Expropriation and the End of a Dream
In 1920, while Paul was walking home after the war, local bank officials came knocking at Maria’s door one fine fall day. In such a small close knit community, the townspeople knew that Paul and Maria Milec had returned home to Soljani after making their small fortune in America. And these men were here to do something about it.
The Milecs had succeeded in achieving the dream that nearly everyone in this part of Europe had at the time and yet which so few actually realized. Envy, greed and jealousy ran high amongst those people who did not have the courage, work ethic or persistence to build their fortune the way Paul and Maria did. And so in a manner that has been repeated over and over through the ages, those who did not earn it rightfully took it upon themselves to take from those who did.
From the late nineteenth century through 1920, the economy was in terrible shape in the Austro-Hungarian Empire. Jobs were scarce and young people could barely make a living, the threat of war was looming, and on top of that, to live as a minority Slovak in the German and Magyar dominated empire was to live as a lowly second class citizen. With no freedom of speech, severe restrictions on religion and culture, no education after the age of 13 and no representation in politics, Slovaks with any ambition were left with little choice but to leave.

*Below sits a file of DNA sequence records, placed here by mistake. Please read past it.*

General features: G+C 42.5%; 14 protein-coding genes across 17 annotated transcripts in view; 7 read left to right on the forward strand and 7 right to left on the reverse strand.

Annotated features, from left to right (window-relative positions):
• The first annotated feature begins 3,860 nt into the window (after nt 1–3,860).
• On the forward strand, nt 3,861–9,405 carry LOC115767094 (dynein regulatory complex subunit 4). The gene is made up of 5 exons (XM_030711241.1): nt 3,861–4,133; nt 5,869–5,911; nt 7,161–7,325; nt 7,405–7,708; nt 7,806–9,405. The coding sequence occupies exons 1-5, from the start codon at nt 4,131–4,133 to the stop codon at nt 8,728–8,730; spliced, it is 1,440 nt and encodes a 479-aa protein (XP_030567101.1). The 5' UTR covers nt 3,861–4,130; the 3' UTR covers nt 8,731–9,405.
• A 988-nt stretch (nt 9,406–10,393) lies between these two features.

Smart, hard working and aspiring Slovaks left in droves to the United States where they were promised the opportunity to earn more than a subsistence living, if they were willing to work hard. Between 1880 and 1915, over three quarters of a million Slovaks immigrated to the US. When asked to declare their ethnicity at Ellis Island, few stated “Slovak” and instead listed themselves as “Hungarian, “German,” or “Austrian.” Officials in New York took it upon themselves to rename immigrants upon arrival, changing both first and last names and so Pavel became Paul, Suster became Shuster, Karel became Carl, Jan became John and so on. Loss of Slovak identity and assimilation began the moment one set foot on US soil.
At the time, immigrants from Europe were required to have a place to stay and a person to meet them upon arrival. If they stayed five years, they were nearly guaranteed US citizenship and were then able to then purchase property. Often young men came first, found jobs and settled into the new life, earned some money and then sent for their wives or families; Paul arrived through the port of Montreal in December 1907, and six months later, sent for Maria, who sailed to New York from the port of Fiume, Italy. More often than not, the long term goal was not to stay, but to earn enough money to return back to Europe where their extended families still remained, and with enough money to live fairly well thereafter. Paul and Maria set out to do just that.